Why is the Sun’s atmosphere so hot?

If you were to sit on the Sun’s surface, you’d note something interesting before being entirely vaporised.

The surface of the Sun is a toasty 6,000 degrees Celsius, but the atmosphere of the Sun – known as the corona – is estimated to be about a million degrees Celsius. That’s unusual because normally heat gets cooler as it moves away from its energy source – in this case the core at the middle of the Sun.

A new paper published in the Astrophysical Journal Letters has looked into this phenomenon using two satellites which are currently headed towards the Sun.

The two satellites – Europe’s Solar Orbiter and NASA’s Parker Solar Probe – were used to produce a simultaneous measurement of the solar corona and microphysical properties of the plasma.

Plasma is one of the four fundamental states of matter, but is mostly located in hot stars. It’s similar to gas but is filled with charged particles.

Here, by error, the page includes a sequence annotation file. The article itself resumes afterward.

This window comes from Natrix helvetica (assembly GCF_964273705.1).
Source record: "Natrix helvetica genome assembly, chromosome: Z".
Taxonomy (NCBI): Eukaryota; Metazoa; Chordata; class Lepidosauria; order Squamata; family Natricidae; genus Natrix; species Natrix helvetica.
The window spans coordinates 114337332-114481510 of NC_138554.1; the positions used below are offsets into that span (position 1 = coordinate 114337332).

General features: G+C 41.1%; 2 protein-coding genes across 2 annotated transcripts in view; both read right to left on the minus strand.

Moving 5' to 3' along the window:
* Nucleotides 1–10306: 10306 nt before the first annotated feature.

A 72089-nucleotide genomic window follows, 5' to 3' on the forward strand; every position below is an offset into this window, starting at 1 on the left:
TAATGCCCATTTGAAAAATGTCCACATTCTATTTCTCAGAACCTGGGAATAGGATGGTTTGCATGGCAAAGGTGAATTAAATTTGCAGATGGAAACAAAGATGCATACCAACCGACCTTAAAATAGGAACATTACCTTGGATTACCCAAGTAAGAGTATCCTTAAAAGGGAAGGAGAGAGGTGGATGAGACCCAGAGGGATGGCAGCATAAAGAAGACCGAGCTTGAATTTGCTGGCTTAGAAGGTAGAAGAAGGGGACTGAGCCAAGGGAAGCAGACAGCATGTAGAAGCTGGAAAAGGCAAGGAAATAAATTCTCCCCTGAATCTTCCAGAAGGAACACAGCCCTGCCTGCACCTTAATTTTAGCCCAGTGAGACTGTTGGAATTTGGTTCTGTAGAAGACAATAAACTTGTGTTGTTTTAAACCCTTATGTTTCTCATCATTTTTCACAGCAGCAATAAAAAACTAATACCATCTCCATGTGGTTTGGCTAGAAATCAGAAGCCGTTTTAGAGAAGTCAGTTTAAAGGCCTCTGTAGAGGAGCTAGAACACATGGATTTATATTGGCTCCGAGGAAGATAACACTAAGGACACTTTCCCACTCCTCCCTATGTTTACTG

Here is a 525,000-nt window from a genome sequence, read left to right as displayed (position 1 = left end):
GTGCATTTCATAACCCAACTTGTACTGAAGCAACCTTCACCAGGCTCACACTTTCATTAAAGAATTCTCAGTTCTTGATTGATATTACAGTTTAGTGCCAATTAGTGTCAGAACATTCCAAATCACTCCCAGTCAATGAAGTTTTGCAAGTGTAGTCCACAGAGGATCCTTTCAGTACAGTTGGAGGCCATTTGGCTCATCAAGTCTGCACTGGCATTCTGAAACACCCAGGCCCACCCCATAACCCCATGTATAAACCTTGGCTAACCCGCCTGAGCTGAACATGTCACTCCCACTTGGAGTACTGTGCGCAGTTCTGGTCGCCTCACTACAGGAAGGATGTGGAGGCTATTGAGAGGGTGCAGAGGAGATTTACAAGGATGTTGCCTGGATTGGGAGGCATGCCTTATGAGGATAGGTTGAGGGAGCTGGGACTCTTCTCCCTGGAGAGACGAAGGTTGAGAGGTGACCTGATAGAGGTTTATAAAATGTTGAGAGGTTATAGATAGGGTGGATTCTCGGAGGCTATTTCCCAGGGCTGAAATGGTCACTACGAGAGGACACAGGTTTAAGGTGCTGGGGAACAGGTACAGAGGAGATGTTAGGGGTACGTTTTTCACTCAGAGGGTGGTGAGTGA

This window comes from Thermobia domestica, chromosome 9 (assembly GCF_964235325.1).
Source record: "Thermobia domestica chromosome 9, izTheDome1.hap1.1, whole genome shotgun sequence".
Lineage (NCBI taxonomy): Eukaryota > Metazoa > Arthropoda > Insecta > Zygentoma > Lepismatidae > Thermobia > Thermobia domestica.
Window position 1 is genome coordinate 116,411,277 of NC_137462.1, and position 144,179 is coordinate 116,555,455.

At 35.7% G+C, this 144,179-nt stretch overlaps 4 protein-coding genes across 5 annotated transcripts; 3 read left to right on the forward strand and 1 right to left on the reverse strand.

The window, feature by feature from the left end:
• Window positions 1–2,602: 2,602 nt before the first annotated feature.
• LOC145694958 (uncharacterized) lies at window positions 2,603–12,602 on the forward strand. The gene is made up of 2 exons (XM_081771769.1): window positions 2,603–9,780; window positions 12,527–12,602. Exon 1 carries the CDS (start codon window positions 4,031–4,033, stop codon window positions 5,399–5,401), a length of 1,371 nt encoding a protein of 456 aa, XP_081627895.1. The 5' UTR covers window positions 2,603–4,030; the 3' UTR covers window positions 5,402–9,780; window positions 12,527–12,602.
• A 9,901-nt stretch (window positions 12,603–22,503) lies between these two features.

Although we still don’t know for sure why the surface is so much cooler than the corona, the new research suggests that turbulence -which was long suspected as the cause – could be on the money.

Turbulence doesn’t just affect people on airplanes. While normally gas or fluid sits in distinct layers, turbulence is when that fluid or gas is tossed about.

The theory is that turbulence in the atmosphere of the Sun could be heating the plasma inside the corona because all that tossing releases energy into heat.

While more work is needed, the two probes will hopefully be able to provide more information before long.

The Solar Orbiter is only three years into its seven-year mission, while the Parker Solar Probe is still two years off its completed mission, all of which will get the two spacecraft closer and closer to the Sun’s corona.

“This is a scientific first. This work represents a significant step forward in solving the coronal heating problem,” says Daniel Müller, Project Scientist.

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